A recent post in Mashable showed some of the results of an August 2009 survey by Mzinga and Babson Executive Education, good news / bad news style:
86% of professionals in a variety fields said that they have adopted social media in some way.
While the survey results are great in that they indicate an enhanced role social media in many industries, it also indicated that some professionals or companies are adopting social technologies without having a way to actually measure how effective or useful the measures actually are. In fact, 84% of respondents said they don’t currently measure the ROI (return on investment) of their social media programs.
The adoption numbers look great. It’s exciting to see social media taking a rightful place as legitimate channels for marketing. But legitimate channels must be measurable channels or they cannot be improved. So the lack of ROI accountability is troubling if the channels are to mature and be given any priority in a company’s marketing mix.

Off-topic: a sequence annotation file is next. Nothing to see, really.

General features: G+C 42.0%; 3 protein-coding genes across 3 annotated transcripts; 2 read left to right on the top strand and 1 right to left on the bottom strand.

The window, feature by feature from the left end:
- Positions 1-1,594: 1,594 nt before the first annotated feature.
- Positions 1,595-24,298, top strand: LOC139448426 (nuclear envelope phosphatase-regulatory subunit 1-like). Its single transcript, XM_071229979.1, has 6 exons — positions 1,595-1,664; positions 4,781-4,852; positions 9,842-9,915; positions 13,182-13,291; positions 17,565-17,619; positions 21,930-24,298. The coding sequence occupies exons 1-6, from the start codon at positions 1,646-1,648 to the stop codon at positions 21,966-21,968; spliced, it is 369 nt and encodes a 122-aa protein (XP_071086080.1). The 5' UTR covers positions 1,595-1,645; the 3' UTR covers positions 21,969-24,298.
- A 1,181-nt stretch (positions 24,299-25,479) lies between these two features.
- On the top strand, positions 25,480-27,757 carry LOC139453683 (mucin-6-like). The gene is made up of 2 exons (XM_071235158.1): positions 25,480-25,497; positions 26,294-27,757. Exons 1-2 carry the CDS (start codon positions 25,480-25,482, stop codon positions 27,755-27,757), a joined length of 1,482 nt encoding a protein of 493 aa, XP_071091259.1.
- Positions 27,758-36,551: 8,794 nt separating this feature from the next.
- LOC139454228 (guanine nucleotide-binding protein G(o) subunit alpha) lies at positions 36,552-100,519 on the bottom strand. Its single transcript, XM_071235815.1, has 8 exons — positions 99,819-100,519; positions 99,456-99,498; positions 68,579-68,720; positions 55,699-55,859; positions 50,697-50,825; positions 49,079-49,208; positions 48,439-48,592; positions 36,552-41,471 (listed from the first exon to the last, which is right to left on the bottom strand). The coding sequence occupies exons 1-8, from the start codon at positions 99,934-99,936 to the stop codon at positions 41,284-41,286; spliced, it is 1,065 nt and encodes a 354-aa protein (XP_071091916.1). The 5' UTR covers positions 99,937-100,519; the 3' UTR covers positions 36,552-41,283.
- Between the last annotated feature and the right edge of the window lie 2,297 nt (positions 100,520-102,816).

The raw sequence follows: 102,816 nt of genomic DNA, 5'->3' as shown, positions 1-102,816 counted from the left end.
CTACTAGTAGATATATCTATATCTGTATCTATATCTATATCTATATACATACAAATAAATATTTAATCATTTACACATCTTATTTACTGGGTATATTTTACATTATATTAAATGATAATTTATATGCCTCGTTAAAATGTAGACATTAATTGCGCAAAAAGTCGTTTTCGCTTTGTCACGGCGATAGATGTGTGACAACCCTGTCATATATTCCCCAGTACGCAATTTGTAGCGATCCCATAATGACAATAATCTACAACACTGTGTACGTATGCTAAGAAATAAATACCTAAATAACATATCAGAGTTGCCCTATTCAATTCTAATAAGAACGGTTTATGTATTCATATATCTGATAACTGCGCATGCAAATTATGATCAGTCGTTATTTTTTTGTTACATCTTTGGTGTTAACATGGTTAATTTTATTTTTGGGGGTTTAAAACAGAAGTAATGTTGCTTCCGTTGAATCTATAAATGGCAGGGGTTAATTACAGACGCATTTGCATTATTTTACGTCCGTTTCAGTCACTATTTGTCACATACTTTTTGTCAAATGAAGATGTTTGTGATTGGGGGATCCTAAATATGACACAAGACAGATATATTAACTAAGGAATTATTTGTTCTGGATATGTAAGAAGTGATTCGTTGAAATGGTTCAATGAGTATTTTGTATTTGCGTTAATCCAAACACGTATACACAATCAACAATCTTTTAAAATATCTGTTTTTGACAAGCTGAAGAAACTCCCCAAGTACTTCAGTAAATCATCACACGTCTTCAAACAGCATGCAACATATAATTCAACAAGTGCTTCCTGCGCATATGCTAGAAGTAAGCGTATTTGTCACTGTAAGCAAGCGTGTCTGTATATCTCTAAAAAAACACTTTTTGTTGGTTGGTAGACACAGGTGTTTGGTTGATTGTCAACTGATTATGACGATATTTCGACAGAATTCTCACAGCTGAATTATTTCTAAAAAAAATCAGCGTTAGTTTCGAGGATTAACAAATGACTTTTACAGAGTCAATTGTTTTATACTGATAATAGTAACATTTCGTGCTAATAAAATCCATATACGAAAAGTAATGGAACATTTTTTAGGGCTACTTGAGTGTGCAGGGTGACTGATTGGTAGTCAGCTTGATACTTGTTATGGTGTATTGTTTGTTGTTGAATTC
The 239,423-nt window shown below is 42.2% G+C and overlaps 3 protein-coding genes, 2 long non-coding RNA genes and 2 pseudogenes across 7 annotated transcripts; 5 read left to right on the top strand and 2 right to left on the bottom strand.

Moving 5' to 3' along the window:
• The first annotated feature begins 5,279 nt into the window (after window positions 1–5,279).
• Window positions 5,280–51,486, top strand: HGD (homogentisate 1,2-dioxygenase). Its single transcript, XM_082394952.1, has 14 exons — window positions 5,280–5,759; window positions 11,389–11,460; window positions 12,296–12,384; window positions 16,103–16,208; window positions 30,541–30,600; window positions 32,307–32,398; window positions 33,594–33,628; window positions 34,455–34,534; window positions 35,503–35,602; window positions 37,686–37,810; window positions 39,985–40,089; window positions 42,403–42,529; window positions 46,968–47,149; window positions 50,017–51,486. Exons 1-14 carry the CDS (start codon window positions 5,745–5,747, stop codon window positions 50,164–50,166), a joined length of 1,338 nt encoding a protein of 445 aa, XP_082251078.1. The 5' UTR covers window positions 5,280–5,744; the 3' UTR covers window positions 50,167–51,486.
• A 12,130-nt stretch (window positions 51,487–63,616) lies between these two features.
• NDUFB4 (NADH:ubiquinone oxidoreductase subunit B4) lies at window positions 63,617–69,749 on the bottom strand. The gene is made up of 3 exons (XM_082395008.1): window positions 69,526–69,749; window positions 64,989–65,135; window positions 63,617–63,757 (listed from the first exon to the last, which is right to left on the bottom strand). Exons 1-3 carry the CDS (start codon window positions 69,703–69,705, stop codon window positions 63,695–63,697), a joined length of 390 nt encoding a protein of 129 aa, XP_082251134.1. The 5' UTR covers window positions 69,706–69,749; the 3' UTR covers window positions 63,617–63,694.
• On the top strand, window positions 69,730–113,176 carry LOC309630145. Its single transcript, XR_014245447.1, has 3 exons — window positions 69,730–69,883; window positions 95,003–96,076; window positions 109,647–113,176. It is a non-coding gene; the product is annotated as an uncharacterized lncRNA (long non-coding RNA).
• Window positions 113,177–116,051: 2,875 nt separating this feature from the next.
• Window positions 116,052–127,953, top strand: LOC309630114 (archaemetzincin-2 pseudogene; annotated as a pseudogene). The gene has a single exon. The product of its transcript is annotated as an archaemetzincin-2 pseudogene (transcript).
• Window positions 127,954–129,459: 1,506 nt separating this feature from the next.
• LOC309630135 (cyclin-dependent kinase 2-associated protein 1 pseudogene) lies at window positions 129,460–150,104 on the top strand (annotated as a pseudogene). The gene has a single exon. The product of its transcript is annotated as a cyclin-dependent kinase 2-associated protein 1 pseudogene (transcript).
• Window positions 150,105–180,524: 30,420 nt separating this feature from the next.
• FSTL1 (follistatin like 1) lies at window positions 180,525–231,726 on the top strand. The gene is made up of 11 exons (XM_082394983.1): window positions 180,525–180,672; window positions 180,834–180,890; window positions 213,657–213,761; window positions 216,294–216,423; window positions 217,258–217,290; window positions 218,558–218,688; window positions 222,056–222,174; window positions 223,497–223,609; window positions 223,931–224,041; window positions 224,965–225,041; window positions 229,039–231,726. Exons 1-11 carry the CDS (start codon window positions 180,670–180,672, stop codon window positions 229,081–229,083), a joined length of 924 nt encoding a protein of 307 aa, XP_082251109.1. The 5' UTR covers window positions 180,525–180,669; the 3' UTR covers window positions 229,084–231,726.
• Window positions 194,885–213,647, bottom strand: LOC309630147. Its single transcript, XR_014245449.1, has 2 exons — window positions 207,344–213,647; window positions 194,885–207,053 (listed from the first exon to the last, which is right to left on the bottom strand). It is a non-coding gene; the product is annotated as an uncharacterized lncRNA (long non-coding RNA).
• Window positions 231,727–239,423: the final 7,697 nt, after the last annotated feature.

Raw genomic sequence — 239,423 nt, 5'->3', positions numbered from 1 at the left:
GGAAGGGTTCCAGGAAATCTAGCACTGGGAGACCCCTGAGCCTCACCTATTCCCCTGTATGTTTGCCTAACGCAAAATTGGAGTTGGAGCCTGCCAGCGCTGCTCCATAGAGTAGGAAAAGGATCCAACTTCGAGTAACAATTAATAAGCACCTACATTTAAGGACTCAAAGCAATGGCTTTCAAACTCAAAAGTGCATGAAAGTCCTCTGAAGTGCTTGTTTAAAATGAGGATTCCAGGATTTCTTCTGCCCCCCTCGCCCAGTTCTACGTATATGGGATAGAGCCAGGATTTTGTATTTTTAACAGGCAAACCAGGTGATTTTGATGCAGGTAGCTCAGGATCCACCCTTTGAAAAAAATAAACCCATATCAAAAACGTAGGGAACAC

In fact, the post goes on to say that:
Even less encouraging, more than 40% of respondents said they didn’t even know whether they could track ROI from their social tools.
We’ve shared some of our thinking on metrics and accountability for social media before; we’ve talk about making sure that social is the right tool for the job; we’ve even given an overview of social media optimization for business. I hope these resources are useful, but if you need more, you know where to find us. We’re ready to help.